New Program Honors Military Kids, Friends With Fun
By Lisa Daniel
American Forces Press Service
WASHINGTON, July 4, 2010 When Defense Department and USO officials created the “Me and a Friend” program, Kelsie Vick was who they had in mind.
Kelsie Vick, second from left, poses with her friends, Josh Braden, Mimi Nsanzimana, and Kyle Thornhill before the start of the Washington Nationals-New York Mets baseball game at Nationals Stadium in Washington, D.C., July 4, 2010. Kelsie has relocated 10 times with her Army family. USO photo
(Click photo for screen-resolution image);high-resolution image available.
After moving 10 times with her father, Army Master Sgt. John Vick, Kelsie knows as well as anyone the sacrifices military children make. And, like many military kids, she takes it in stride. “I liked it,” she said, of the military lifestyle.
Still, Kelsie admits her dad’s two war deployments were stressful. “I just tried to ignore it and not think about it,” she said.
But today, any thoughts of long separations, frequent moves and parents in war zones took a back seat, as Kelsie and three of her friends joined her family and hundreds of other military families at Nationals Stadium here for the Washington Nationals’ Independence Day baseball game against the New York Mets.
The game marked the kick-off of the USO’s “Me and a Friend” program, which provides free tickets to major league sporting events, theater performances, museums and other venues for military children and their friends.
Many major and minor league sports teams recognize servicemembers, USO Vice President Kevin Wensing said, and the “Me and a Friend” program builds on that by bringing the focus to military children.
“We thought it would be nice if some of the attention were on the kids and their sacrifices, too,” he said.
Nationals President Stan Kasten said he was happy to donate 100 tickets to the program, and that he plans to donate more in the future and encourage other teams to do the same. “When you think about kids being separated from their parents in their service to the country, we can’t do enough for them,” he said.
The 100 tickets were among 5,000 the Nationals donated to military members and their families for three home games over the July Fourth weekend, Kasten said. He added that the “Me and a Friend” program will complement the team’s other military-related outreach efforts, including honoring military families during the third inning of every game and having players visit wounded warriors at Walter Reed Army Medical Center here.
“We have a longstanding relationship with the military, and we take very seriously our role in the national pastime in the nation’s capital,” he said.
And, even though the Mets beat the Nats, Kelsie and her friends, all of whom graduated from Washington-Lee High School in Arlington, Va., last month, were just happy to have the day out together.
Kelsie’s friend, Josh Braden, said he thinks the program will be a hit, especially with teenage military children.
“A lot of times, teens just can’t find anything to do,” he said. “The focus is just on clubs and stuff. So this is a good thing to do to keep kids out of trouble.”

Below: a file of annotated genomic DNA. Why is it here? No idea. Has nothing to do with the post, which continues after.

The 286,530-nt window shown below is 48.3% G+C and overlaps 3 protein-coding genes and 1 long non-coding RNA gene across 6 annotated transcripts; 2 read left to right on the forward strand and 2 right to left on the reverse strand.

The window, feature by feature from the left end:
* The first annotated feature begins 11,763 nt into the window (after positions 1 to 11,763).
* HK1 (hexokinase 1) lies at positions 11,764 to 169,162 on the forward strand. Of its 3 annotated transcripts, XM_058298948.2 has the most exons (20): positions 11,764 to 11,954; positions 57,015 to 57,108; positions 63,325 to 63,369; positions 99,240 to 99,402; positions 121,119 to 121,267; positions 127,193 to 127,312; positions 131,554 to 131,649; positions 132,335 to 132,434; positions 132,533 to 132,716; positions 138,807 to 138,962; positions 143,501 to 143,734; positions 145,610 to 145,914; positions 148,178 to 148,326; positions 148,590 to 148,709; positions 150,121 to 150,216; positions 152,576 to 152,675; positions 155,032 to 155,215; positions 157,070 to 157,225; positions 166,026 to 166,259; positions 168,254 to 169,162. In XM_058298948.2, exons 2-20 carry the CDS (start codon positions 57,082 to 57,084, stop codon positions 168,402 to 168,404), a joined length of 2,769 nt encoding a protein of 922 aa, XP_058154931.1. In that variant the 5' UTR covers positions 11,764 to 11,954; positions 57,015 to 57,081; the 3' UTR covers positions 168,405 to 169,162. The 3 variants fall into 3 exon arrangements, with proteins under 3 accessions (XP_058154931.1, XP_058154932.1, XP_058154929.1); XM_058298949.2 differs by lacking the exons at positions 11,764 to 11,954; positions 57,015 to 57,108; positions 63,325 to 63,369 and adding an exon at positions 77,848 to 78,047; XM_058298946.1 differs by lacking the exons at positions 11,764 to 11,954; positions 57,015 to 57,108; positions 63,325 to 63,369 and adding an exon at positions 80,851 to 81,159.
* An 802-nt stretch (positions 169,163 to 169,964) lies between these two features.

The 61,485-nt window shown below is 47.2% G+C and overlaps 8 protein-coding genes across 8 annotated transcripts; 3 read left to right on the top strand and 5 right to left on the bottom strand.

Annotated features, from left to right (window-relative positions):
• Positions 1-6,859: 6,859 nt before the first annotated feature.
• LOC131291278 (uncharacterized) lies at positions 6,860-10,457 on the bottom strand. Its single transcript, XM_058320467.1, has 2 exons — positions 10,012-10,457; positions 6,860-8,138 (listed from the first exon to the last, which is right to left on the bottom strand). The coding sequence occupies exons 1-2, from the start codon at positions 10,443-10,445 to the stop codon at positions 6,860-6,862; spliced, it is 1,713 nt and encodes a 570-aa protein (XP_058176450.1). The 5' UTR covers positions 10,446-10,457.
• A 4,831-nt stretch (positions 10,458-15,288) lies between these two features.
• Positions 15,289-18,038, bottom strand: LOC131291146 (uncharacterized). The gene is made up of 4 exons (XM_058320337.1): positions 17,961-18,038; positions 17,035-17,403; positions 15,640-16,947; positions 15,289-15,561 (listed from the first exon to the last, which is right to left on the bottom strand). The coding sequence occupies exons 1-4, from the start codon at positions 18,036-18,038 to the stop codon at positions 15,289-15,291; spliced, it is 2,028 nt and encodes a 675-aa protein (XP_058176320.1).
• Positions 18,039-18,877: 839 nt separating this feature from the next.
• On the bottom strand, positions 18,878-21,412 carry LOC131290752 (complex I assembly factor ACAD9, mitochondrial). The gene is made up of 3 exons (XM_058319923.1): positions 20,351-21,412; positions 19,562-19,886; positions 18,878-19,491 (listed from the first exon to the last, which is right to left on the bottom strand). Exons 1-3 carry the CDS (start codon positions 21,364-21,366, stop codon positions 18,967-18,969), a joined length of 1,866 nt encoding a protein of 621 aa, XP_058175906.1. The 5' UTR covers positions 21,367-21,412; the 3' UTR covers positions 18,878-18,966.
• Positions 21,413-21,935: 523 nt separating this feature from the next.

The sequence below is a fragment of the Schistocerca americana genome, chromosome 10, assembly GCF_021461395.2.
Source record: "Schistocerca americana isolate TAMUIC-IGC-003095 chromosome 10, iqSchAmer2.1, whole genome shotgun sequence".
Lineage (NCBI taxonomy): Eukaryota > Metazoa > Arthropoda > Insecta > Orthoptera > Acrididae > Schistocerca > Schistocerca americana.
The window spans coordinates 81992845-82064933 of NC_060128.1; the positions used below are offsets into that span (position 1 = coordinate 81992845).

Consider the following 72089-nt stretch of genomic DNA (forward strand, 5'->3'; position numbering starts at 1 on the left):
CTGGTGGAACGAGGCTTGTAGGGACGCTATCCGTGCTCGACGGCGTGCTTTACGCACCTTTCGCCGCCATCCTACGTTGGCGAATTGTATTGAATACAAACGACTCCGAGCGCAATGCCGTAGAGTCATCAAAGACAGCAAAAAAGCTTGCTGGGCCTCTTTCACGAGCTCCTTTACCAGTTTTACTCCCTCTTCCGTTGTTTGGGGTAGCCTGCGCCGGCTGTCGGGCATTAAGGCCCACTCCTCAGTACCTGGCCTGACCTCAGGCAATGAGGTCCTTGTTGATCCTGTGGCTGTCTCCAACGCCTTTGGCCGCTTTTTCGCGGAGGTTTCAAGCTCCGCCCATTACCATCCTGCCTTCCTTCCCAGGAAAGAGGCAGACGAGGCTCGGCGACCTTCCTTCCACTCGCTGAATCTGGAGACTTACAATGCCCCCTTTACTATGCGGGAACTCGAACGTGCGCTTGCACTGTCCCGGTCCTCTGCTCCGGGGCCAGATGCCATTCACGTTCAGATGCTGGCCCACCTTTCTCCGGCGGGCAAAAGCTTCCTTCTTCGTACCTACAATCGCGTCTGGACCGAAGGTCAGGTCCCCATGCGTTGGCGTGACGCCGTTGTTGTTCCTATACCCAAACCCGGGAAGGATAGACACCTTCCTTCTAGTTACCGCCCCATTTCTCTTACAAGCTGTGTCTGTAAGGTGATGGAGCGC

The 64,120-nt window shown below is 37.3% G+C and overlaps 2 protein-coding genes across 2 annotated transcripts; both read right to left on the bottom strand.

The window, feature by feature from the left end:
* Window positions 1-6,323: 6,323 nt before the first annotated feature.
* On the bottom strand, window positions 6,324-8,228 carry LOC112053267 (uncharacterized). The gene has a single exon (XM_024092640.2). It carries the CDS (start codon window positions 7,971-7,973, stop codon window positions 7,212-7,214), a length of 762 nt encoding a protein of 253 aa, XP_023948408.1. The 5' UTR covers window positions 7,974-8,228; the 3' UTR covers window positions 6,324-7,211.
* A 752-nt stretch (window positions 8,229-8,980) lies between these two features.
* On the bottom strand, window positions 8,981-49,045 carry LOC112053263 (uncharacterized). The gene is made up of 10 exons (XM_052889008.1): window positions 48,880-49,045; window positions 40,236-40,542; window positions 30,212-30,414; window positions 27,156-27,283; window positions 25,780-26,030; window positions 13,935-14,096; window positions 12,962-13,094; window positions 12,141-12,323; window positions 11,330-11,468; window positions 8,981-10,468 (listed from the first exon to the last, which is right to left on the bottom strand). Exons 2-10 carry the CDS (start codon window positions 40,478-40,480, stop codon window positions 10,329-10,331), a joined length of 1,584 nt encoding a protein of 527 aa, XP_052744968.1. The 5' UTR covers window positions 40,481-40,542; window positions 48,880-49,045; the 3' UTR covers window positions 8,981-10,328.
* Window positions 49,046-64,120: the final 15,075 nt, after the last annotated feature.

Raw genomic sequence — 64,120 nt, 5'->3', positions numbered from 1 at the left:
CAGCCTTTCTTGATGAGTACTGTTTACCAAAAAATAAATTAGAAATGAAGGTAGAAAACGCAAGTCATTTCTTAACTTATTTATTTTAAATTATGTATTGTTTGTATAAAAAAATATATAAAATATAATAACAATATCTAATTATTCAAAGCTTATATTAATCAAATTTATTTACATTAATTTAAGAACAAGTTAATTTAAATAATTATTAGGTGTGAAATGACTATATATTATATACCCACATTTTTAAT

Doug Wilson, assistant secretary of defense for public affairs, began developing the program with the USO after a chance meeting with the children of a servicemember who attended a military family conference with their mother last year. As Wilson spoke with the children, he said, the 11-year-old girl told him she would be OK throughout her father’s deployment to Afghanistan, but she worried about her brother. The 9-year-old was coming home from school every day announcing a new best friend.
“There is a huge truth in that,” Wilson said. “What all kids want is a sense of normalcy, a sense of belonging, and of being able to bond with other kids.”
The program creates that by offering free tickets for military children to attend events of their choosing with a friend. The program sponsors plan to expand it enough in the coming months that military families anywhere in the United States can call or log onto the USO website, or that of their closest installation, and find a selection of events to attend.
“What I wanted was for kids to be able to go online and say, ‘What do you have for me and a friend?’” Wilson said.
Tina Durkin, a former Air Force reservist whose husband, Matthew, is on his way to deploy to Afghanistan with the Air Force, said she “lucked into” the “Me and a Friend” tickets to the Nationals game after contacting the morale, welfare and recreation office at Fort Myer, Va., for tickets to the King’s Dominion amusement park. She said she was happy to get tickets to both events, and brought her daughter, Evelyn, 6, and their friend, John Lytle, to the ballgame.
“I think this is just great,” said Durkin, a Cleveland native, who is dealing with deployment for the first time. “It helps me so I don’t feel so alone in this big city, not knowing what to do or where to go.”
Some military family members who attended the game said they were glad to learn of the program, even if they didn’t take part in it today. Brenda Schwegel was there with her Navy son and his family, and her husband, who retired from the Army in 1995.
“It’s amazing to see how much more support there is for the military now than there was before,” she said. “This is really wonderful, and I just hope they keep it going.”